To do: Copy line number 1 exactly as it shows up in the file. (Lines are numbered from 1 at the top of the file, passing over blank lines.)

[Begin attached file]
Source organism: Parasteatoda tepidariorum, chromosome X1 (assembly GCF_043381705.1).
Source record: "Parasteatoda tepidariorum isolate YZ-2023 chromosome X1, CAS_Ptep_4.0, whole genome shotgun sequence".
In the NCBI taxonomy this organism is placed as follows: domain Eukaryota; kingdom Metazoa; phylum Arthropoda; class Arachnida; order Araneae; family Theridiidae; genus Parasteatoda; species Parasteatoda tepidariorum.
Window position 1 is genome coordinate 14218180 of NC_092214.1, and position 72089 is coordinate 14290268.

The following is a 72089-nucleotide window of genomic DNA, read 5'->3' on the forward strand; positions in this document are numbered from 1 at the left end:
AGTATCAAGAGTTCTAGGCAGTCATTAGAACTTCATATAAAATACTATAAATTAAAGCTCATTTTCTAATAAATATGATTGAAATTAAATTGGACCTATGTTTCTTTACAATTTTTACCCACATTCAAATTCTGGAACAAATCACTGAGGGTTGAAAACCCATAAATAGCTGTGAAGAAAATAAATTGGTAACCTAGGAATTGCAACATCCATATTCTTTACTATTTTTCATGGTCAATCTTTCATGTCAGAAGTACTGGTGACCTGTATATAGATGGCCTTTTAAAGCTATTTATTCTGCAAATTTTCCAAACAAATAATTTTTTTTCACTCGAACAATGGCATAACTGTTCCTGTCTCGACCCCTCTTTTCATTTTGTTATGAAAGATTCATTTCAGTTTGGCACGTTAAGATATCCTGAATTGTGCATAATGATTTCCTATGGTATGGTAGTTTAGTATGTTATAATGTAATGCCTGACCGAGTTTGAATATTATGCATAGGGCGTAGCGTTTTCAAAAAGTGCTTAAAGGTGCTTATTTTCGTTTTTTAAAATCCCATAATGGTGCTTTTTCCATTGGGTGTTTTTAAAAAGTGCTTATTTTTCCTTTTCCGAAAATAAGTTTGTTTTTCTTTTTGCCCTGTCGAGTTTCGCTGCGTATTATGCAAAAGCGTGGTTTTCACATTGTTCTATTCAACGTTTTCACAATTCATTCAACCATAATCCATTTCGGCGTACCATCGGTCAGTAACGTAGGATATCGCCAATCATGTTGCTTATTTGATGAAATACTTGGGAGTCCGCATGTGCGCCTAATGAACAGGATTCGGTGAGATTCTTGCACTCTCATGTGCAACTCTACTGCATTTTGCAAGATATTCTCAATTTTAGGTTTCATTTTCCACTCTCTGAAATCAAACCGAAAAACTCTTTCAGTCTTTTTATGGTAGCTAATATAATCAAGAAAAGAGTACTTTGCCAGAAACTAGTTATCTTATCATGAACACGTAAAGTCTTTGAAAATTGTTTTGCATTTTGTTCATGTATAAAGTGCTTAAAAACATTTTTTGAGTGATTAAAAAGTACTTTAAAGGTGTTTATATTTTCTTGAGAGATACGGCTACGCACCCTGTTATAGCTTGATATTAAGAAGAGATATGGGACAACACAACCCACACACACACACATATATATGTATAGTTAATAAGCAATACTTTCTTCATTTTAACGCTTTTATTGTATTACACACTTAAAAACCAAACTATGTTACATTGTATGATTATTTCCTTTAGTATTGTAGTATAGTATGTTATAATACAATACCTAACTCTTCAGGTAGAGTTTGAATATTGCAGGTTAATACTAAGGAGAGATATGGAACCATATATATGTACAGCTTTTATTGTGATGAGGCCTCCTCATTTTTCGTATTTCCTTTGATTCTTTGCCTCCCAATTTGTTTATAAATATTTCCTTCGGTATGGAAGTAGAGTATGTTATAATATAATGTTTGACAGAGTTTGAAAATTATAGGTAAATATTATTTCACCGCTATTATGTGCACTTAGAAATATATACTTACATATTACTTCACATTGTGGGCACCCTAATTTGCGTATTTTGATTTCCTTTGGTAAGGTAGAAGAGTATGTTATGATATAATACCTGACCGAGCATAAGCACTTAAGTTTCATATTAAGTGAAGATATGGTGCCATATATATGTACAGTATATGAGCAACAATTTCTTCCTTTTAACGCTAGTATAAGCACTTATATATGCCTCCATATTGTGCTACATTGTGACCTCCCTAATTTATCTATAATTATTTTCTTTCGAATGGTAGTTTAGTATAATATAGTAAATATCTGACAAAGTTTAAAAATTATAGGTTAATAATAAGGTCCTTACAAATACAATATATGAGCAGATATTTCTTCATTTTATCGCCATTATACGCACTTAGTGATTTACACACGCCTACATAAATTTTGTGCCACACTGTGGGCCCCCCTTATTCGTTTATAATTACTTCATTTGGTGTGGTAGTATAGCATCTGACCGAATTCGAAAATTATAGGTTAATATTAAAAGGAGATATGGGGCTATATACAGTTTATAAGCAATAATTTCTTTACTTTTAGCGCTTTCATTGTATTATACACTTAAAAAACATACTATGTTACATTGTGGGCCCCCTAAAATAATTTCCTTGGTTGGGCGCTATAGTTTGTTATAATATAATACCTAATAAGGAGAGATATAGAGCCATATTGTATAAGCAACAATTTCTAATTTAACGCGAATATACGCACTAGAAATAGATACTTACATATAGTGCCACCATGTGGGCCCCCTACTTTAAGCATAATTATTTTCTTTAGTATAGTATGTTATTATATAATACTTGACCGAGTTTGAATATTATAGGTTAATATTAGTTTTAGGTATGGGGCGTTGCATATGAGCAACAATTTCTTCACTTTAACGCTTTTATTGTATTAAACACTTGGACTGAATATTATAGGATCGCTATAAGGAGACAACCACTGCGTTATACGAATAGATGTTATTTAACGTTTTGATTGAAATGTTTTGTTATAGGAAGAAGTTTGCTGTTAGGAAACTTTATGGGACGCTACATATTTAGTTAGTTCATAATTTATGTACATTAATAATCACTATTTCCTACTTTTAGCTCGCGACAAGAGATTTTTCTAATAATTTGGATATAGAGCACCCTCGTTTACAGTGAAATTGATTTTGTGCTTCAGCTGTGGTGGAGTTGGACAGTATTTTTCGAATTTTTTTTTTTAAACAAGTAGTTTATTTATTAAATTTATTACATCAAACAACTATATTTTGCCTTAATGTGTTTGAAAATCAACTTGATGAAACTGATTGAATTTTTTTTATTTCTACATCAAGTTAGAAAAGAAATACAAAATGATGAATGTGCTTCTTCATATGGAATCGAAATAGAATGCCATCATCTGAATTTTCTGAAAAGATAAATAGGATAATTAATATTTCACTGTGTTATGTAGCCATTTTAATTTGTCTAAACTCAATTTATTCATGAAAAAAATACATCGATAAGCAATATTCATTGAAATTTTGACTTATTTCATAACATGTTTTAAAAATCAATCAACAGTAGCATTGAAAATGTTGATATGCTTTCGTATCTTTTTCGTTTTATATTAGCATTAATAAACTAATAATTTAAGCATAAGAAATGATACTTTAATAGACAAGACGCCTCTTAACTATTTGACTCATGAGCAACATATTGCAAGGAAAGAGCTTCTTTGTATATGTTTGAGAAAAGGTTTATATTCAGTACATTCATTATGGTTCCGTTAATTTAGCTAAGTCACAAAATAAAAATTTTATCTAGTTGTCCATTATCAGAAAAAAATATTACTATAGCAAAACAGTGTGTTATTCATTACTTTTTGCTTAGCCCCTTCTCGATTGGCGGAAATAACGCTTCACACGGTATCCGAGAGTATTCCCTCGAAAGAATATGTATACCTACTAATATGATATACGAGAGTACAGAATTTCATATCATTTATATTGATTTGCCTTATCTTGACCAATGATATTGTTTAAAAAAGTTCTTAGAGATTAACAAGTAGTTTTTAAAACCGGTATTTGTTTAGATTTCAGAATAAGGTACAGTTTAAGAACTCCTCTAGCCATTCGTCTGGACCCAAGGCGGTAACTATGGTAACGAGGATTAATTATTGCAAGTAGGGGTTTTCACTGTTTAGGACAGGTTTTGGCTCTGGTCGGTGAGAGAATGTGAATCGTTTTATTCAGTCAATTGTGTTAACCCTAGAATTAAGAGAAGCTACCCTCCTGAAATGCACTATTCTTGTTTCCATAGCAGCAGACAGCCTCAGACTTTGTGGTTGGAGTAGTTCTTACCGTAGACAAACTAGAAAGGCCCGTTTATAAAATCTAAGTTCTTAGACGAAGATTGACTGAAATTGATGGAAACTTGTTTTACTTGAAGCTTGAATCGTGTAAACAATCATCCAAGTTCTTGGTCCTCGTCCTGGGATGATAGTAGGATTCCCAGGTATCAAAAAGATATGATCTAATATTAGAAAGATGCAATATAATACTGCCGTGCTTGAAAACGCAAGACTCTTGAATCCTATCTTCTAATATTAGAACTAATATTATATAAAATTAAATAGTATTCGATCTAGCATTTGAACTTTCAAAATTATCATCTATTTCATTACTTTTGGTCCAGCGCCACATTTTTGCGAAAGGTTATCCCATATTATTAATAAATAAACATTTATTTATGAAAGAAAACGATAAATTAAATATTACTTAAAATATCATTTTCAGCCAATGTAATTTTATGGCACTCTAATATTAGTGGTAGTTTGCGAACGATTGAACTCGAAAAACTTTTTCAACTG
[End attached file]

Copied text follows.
Source organism: Parasteatoda tepidariorum, chromosome X1 (assembly GCF_043381705.1).